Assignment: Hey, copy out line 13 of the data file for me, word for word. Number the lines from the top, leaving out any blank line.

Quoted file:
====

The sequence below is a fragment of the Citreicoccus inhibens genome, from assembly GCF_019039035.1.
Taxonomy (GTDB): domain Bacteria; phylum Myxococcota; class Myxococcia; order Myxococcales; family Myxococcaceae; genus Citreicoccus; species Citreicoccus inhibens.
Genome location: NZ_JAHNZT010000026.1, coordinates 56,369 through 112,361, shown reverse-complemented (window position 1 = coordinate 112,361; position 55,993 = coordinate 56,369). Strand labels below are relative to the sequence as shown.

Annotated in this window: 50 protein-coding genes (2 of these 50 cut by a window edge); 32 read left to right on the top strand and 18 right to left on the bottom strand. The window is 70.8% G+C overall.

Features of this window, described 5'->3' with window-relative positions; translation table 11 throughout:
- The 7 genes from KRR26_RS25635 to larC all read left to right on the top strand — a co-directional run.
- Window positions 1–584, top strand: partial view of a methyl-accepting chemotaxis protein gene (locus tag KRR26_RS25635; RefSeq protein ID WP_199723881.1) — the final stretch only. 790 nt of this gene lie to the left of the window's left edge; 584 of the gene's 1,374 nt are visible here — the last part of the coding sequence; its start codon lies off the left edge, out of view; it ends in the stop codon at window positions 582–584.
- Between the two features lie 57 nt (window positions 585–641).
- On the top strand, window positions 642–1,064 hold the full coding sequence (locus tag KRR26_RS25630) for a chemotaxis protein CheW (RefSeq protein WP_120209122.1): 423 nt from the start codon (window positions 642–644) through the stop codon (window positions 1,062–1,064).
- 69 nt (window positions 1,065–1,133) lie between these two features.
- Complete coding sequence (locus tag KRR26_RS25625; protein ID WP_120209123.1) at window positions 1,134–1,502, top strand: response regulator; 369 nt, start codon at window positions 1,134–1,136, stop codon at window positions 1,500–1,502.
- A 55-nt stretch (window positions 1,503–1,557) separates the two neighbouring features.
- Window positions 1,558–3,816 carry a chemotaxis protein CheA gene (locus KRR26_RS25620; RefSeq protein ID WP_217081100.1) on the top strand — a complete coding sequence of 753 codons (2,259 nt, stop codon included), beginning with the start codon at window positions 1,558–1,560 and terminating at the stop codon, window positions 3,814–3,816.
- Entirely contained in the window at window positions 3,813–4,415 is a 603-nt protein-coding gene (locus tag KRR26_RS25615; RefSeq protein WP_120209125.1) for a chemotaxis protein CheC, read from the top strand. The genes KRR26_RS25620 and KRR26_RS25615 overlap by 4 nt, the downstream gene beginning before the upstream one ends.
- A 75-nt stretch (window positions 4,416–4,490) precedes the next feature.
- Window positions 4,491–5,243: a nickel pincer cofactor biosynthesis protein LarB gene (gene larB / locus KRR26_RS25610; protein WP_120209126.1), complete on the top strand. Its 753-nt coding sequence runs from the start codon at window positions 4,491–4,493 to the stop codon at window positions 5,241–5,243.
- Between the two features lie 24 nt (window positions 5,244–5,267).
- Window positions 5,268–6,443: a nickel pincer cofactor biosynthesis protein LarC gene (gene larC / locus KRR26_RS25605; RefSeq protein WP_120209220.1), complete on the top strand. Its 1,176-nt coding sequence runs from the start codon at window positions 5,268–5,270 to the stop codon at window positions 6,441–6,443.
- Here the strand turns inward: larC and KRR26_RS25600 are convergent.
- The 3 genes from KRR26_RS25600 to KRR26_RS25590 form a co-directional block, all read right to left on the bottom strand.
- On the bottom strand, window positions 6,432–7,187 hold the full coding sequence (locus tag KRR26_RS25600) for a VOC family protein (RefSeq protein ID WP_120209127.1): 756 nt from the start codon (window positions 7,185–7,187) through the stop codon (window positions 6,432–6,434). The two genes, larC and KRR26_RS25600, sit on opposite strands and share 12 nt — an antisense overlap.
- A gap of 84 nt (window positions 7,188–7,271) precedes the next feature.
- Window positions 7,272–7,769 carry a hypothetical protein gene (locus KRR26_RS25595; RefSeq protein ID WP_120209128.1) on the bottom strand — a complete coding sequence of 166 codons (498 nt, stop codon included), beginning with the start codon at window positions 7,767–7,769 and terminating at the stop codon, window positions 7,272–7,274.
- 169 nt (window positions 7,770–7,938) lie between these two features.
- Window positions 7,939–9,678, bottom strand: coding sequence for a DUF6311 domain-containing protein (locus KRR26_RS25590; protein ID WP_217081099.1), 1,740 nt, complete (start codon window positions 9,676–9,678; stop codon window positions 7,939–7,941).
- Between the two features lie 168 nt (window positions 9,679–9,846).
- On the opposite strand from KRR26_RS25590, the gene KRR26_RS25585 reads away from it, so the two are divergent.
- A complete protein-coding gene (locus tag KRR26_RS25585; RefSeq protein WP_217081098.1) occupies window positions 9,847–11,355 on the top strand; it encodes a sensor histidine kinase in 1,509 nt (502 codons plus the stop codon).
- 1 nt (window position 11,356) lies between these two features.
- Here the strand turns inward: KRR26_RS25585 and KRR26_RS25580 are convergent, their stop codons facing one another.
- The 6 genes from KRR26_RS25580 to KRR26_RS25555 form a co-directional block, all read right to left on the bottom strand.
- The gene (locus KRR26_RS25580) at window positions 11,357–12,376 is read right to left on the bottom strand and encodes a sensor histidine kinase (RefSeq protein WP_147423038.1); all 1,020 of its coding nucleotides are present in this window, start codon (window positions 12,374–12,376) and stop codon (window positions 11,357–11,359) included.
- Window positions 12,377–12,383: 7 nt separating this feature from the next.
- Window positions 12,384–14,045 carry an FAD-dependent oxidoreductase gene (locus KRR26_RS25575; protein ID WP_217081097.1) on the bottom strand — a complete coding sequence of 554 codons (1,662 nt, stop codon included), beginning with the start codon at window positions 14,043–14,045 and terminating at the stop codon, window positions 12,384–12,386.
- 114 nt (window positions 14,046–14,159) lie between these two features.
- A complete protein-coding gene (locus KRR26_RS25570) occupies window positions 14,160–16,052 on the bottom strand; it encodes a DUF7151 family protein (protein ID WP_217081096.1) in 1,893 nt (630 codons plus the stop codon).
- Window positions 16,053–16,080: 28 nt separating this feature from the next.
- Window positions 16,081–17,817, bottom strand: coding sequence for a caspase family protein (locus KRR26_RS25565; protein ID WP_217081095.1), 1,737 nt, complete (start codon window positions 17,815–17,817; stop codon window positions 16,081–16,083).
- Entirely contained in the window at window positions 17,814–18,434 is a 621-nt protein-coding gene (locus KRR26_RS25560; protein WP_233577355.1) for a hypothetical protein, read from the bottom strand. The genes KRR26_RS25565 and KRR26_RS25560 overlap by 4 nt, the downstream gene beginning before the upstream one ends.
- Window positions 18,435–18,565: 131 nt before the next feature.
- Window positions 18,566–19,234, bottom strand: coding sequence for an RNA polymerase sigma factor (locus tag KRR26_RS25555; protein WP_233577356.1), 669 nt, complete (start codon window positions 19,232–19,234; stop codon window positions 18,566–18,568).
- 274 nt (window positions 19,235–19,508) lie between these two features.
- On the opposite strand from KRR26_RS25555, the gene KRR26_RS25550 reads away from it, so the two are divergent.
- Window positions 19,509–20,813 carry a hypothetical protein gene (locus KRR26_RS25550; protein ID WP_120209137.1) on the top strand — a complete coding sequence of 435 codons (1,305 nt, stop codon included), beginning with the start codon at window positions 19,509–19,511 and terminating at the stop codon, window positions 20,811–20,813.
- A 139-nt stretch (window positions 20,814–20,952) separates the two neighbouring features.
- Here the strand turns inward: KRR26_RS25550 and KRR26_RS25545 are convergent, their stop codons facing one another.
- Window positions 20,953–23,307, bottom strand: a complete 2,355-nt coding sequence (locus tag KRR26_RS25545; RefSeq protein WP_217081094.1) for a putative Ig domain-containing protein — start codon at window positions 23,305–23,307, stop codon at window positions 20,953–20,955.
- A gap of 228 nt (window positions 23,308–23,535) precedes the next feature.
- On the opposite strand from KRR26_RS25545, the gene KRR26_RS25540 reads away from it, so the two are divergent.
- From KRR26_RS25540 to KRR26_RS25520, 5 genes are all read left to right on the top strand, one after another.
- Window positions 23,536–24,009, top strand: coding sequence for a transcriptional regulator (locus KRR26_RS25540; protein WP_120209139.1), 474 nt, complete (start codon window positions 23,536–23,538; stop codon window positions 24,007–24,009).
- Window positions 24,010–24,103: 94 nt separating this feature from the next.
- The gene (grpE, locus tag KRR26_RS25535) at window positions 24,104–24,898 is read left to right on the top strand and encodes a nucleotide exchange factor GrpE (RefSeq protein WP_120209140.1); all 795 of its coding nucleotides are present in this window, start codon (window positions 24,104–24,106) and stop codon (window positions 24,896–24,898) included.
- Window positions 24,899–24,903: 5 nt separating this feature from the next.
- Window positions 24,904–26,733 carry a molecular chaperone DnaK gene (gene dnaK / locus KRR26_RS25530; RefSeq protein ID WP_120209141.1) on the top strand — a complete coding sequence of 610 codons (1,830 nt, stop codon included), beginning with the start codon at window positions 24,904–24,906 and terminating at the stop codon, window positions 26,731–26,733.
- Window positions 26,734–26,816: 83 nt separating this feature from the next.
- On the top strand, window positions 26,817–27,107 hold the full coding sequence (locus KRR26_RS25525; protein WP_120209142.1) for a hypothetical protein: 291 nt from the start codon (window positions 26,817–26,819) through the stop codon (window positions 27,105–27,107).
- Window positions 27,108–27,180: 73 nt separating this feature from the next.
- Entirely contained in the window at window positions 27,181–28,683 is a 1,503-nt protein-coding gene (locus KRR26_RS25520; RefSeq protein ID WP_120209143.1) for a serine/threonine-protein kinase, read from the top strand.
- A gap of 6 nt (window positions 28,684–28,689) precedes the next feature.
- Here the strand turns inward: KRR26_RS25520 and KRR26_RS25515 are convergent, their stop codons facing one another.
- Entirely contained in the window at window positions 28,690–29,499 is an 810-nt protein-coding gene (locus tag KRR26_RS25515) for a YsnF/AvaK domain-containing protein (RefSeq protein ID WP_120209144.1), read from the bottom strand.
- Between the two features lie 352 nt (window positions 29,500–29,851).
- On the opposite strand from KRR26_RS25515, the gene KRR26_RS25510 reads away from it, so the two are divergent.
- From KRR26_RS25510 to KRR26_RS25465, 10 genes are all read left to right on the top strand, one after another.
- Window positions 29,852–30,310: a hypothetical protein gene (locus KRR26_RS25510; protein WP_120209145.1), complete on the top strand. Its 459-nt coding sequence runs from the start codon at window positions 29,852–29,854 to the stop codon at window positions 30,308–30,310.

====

- Window positions 1,558–3,816 carry a chemotaxis protein CheA gene (locus KRR26_RS25620; RefSeq protein ID WP_217081100.1) on the top strand — a complete coding sequence of 753 codons (2,259 nt, stop codon included), beginning with the start codon at window positions 1,558–1,560 and terminating at the stop codon, window positions 3,814–3,816.